Even after that, it takes a few more episodes to really pin down that Ben isn't who he's claiming to be. A good portion of Ben's life was spent following in his father's footsteps as a janitor for the Dharma Initiative, but he gives his two weeks' notice by committing mass murder with poisonous gas. He sics the smoke monster on mercenaries. He teleports to the middle of the Sahara Desert. Ben's motivations are so shadowy and his actions so horrifying that it's really never possible to trust him, though from the fourth season on the Oceanic characters are basically forced to accept his help and try to make sense of their current situation. It's nice to see his character wrap up on a positive note, establishing that he was all about protecting the island and its non-evil guardian even if his actions weren't always pure. He not only has the cajones to be a mole in the smoke monster's camp, but he stays on as an Alpert-like assistant to Hurley's career as island guardian. Ben's story is so rich and convoluted that it would probably take a complete re-watching of the series to take it all in, not that that would be a bad thing.

So maybe a Top 10 isn't inclusive enough. Jack could probably get some credit for, you know, saving the world and all...Juliet has an excellent backstory and turns out to be a well-layered character...Sawyer was always fun, even when he was something of a bastard...and so on. But those are my choices for the top tier.

Monday, July 5, 2010

Some brief thoughts on patriotism

Today's the day quite a few Americans, myself included, get to observe the Independence Day holiday and get paid to do nothing all day even though the Declaration of Independence was signed 244 years ago yesterday. I spent the first part of the day in the arguably un-American pursuit of research of a minor scandal involving a Nixon aide for The Downfall Dictionary, then stopped in for a quick visit at the neighborhood bookstore. This was one of the volumes on display:

The one I saw had an endorsement from Glenn Beck. It gives you pause either way.

I'm not sure how accurate the book is, though hopefully they at least know that while Columbus opened the wave of European exploration of the American continents, the origins of the United States as a country lie more in Roanoke Island, Jamestown, and Plymouth. The book alleges that American history has focused on the more negative aspects of the nation, such as racism and slavery and labor disputes and all the rest. The reader reviews run the usual political line with several five-star raves and a good deal of one-star rants, with those in the middle probably making up the more level-headed folks who take in the good and bad parts of the book. And those reviews at least suggest that the book isn't ignoring the bad aspects of American history, and gives something of a comprehensive if right-leaning perspective.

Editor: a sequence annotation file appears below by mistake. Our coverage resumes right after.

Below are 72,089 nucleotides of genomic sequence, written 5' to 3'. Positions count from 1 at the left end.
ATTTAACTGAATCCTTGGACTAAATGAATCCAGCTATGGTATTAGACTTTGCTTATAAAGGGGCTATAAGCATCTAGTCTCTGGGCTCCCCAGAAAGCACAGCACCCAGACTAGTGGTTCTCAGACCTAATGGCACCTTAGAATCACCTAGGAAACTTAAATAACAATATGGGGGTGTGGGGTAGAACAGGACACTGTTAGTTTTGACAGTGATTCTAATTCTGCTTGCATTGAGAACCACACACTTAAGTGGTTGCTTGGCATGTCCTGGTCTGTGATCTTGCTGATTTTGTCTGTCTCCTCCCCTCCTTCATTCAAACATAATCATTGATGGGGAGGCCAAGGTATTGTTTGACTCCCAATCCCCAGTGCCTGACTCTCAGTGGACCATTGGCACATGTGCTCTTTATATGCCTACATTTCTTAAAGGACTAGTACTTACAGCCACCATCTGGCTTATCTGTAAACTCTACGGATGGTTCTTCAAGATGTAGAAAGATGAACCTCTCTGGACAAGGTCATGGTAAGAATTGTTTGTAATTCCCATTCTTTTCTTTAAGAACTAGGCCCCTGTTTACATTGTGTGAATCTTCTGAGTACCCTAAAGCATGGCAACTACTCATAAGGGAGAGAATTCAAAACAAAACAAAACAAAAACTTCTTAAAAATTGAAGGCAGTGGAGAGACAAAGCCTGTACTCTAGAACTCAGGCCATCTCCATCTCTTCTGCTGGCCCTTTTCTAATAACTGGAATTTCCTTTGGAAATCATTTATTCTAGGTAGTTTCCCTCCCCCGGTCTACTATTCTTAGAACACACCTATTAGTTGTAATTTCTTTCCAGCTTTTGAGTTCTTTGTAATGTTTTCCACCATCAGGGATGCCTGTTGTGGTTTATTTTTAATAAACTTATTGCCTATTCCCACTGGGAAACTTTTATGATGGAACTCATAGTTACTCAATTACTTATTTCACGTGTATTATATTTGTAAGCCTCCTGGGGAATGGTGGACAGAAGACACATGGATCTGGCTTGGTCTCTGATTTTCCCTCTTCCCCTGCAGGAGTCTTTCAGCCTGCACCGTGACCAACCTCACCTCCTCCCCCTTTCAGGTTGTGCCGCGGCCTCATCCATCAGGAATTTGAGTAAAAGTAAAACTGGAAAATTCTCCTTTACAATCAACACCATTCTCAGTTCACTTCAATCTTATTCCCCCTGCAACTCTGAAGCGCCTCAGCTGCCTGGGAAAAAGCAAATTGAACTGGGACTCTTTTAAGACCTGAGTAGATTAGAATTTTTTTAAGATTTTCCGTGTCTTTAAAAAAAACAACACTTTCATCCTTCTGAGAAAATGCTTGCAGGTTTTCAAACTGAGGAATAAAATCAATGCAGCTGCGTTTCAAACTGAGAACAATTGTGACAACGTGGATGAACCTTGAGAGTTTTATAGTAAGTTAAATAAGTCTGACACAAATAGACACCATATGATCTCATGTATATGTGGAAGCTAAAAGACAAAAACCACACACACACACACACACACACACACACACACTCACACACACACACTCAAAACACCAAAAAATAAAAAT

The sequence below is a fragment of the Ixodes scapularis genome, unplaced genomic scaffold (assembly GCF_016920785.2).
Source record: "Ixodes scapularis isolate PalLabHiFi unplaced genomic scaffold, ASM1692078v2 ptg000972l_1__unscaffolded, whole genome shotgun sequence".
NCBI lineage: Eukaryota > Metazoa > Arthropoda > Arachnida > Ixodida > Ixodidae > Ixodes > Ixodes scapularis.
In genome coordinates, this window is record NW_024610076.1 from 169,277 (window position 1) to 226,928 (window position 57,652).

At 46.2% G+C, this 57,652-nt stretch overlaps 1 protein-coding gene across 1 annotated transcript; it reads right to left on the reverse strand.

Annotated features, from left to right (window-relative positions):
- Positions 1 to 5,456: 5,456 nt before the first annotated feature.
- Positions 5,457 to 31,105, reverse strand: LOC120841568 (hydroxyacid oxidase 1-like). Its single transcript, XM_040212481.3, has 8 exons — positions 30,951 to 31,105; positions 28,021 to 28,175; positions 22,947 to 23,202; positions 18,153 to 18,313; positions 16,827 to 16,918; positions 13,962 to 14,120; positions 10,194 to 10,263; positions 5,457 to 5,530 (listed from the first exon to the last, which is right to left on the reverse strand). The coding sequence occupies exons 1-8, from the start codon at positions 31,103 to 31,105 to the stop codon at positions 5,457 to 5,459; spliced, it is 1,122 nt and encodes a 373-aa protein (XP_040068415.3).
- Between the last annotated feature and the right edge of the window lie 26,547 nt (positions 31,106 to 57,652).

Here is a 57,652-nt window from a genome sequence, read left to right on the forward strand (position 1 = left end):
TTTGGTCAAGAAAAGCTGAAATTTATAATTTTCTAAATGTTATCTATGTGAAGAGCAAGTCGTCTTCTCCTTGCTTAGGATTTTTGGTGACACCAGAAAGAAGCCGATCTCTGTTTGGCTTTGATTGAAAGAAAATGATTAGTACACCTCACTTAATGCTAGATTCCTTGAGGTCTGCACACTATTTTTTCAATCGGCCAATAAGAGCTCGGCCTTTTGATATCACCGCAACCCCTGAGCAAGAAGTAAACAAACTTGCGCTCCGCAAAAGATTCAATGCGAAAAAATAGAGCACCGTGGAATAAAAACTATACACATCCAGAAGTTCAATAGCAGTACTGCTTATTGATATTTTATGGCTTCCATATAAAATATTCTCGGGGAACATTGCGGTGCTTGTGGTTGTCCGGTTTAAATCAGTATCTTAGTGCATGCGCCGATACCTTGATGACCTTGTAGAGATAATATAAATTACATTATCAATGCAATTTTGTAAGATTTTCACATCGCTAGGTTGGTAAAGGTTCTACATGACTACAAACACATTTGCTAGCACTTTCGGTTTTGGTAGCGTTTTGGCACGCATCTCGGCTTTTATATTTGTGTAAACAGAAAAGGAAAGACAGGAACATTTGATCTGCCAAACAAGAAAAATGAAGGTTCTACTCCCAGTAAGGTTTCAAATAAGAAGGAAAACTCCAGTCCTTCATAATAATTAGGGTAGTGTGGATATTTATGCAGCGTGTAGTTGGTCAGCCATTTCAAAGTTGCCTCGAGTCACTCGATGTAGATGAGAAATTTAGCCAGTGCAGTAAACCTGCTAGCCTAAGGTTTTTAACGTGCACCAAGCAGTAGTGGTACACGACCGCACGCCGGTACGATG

The patriotism people tout today seems to take on the annoying habit of screaming about why The Other Side is unpatriotic rather than saying what they like about the country. The rhetoric can be attributed to the fringe elements on both sides. Conservatives generally characterize liberals as a group of welfare queens, potheads, and weak-kneed pacifists and tree huggers. Liberals can play too, and denounce conservatives as a clan of idiotic rabblerousers, white trash, narcissistic plutocrats, and violent jerks.

The element of truth in both of them is that there are those people on both sides, and they're probably the ones doing the loudest shouting about what patriotism is. For example, Sarah Vowell is a well-versed essayist with a leftist bent which usually goes along well with her more scholarly work, but not all the time. It kind of rankles in The Wordy Shipmates when she makes a jab about how the Puritan vision of America as a "shining beacon on a hill" has been realized through the bright lights of sleep-deprivation methods used against enemy detainees. Which isn't to say most people playing with a full deck shouldn't be irritated when Fox News pundit Sean Hannity gushes about how the United States is the "greatest, best country God has given man on the face of the earth." It's like listening to a closeted man assure himself that tits are just the bee's knees.

Not to give tits a bad name, of course.

Taking the whole "My country right or wrong/love it or leave it" attitude is completely irresponsible, as it basically makes such purveyors live in a happy little bubble of eagles and apple pie. Shrilly shrieking about everything wrong with the country also isn't a very productive way to reach a consensus.

So what's left? I'd like to think we like the country because it's home, because while the ideologues and DMV lines and hundreds of other things can get on our nerves, there's always the friends and family and getaway spots that make it all worthwhile. Love is healthy, and love for country can be a very good thing. As long as it's not trying to equate country with one's own political mindset, because demanding a populace to conform to a single view as a requirement for patriotism is one of those things that truly goes against the American ideal.

The Google Images results for Happy Fifth of July are surprisingly bikini-heavy. So maybe there's more of a patriotism-breasts connection than I anticipated.